Sermon for the Fourth Sunday of Advent

The Holy Gospel according to Luke, the first chapter.  Glory to you, O Lord.


In those days Mary set out and went with haste to a Judean town in the hill country,  where she entered the house of Zechariah and greeted Elizabeth. When Elizabeth heard Mary's greeting, the child leaped in her womb. And Elizabeth was filled with the Holy Spirit and exclaimed with a loud cry, "Blessed are you among women, and blessed is the fruit of your womb. And why has this happened to me, that the mother of my Lord comes to me?  For as soon as I heard the sound of your greeting, the child in my womb leaped for joy.  And blessed is she who believed that there would be a fulfillment of what was spoken to her by the Lord.” 


The gospel of the Lord. Praise to you, O Christ.


Sermon Advent 4


Grace, mercy, and peace to you from the God who comes to save us. Amen.


The decorations are out in the stores along with the toys and candy. There are all sorts of Santas and twinkling lights everywhere you look.  Gifts have been purchased and wrapped. Most of us have sent the cards and attended the parties already. 

But, it’s not Christmas, yet.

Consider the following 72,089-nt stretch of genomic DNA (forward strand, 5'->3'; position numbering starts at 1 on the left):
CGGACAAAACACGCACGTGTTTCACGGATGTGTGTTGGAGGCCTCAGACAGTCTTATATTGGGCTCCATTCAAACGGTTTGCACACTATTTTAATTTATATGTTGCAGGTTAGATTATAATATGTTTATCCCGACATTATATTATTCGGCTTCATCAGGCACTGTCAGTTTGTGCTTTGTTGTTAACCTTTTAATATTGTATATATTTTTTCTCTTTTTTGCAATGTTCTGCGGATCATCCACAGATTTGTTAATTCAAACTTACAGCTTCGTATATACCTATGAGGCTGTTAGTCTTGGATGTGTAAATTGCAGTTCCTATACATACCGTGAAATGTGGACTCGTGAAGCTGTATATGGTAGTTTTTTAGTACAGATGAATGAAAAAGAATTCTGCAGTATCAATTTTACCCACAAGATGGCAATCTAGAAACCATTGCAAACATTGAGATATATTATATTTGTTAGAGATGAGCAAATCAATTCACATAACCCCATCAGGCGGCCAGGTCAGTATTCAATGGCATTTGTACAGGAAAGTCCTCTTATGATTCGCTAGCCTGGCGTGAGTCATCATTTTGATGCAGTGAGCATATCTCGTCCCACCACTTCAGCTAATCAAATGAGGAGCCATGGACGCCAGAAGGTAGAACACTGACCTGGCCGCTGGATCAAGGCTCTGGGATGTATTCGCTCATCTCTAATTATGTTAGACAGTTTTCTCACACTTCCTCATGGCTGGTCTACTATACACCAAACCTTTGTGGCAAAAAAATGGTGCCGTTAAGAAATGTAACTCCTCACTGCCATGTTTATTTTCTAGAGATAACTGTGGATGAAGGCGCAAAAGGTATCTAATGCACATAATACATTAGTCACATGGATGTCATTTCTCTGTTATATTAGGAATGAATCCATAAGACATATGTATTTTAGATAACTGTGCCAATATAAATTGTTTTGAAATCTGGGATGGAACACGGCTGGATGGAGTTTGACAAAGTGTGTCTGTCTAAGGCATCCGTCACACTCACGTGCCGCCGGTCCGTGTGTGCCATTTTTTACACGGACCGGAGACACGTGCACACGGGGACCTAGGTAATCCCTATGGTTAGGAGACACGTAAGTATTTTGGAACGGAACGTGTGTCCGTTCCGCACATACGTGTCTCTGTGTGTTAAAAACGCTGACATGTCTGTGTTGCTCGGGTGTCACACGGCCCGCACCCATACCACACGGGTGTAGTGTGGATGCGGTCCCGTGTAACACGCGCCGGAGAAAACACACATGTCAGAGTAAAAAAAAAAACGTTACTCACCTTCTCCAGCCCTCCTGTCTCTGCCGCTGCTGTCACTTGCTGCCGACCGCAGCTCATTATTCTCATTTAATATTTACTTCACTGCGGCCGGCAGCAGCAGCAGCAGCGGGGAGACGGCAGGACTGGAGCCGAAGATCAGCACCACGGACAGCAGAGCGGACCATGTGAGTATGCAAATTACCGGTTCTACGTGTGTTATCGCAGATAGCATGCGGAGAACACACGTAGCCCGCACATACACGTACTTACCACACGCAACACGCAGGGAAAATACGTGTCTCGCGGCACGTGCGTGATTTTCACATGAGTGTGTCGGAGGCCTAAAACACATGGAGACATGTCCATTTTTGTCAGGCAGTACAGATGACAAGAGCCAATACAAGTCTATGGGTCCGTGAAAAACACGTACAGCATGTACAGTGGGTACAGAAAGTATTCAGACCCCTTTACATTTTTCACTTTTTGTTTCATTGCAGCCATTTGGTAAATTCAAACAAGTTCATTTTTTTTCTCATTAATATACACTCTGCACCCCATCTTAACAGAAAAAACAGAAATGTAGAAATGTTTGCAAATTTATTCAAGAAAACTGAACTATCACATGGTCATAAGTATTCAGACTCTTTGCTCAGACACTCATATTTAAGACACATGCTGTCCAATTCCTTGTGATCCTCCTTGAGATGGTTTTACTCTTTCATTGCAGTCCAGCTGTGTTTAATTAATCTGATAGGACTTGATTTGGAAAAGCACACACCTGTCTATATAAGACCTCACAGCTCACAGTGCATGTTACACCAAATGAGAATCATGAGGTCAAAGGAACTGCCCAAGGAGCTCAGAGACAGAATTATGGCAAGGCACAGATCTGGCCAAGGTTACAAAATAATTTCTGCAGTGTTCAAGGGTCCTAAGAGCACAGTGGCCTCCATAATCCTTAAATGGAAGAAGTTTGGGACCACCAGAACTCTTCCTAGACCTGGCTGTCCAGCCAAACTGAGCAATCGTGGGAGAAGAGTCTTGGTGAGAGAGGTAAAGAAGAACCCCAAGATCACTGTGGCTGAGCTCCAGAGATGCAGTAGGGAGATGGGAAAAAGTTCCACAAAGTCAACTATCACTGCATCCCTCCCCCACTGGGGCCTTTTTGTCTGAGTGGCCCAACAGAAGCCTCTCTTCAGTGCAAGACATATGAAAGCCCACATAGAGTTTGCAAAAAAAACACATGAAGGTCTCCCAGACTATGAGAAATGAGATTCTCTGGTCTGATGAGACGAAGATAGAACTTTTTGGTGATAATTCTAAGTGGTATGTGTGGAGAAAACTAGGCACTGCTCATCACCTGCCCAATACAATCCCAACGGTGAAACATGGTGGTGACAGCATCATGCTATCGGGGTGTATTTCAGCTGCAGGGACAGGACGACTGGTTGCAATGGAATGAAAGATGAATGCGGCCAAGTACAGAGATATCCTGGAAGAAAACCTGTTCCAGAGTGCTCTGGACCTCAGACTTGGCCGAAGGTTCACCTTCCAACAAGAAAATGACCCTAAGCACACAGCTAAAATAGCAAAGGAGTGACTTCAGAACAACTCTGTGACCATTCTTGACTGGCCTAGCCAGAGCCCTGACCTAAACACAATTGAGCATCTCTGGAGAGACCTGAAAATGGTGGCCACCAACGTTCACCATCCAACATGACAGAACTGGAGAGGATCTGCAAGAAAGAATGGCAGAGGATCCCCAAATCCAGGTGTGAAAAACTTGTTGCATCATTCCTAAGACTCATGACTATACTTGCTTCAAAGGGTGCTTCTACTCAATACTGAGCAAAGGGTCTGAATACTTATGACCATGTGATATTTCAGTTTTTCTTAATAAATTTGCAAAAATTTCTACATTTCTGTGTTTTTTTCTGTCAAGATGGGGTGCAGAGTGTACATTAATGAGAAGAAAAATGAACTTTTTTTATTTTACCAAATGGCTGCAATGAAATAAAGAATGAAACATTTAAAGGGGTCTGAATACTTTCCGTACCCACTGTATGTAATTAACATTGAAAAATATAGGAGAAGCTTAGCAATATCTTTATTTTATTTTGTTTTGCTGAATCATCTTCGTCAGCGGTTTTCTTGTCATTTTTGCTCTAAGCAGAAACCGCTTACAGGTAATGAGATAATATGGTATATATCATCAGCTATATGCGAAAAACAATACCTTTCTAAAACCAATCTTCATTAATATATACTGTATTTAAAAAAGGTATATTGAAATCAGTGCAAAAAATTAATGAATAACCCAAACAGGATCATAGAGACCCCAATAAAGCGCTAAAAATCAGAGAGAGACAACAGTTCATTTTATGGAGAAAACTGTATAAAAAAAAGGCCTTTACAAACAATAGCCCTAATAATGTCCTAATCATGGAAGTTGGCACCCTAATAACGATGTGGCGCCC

Many people are impatient this time of year.  They want Christmas to be here already. Kids can be especially excited and impatient because they anticipate all the gifts and excitement.


I know it is almost Christmas.  But it’s not Christmas, yet.


Today’s gospel is for the fourth Sunday in Advent, a time when it especially seems like it ought to be Christmas already, but it’s not yet. 


Today we hear the story of Mary’s visit to Elizabeth.  Elizabeth and Mary are both pregnant already, but have not yet given birth to John and Jesus.  


Being pregnant is definitely an “already, but not yet” state of being.  

In a sense, you already “have the baby” but you haven’t “had the baby” yet.  

 

In today’s gospel, Mary and Elizabeth remind us that, even when we are distracted by our impatience for the things that are “not yet,” God is looking on us with love and blessing us. 


Luke tells us that, after the angelic visitation, Mary immediately, perhaps impatiently, heads to the hill country to visit her relative Elizabeth.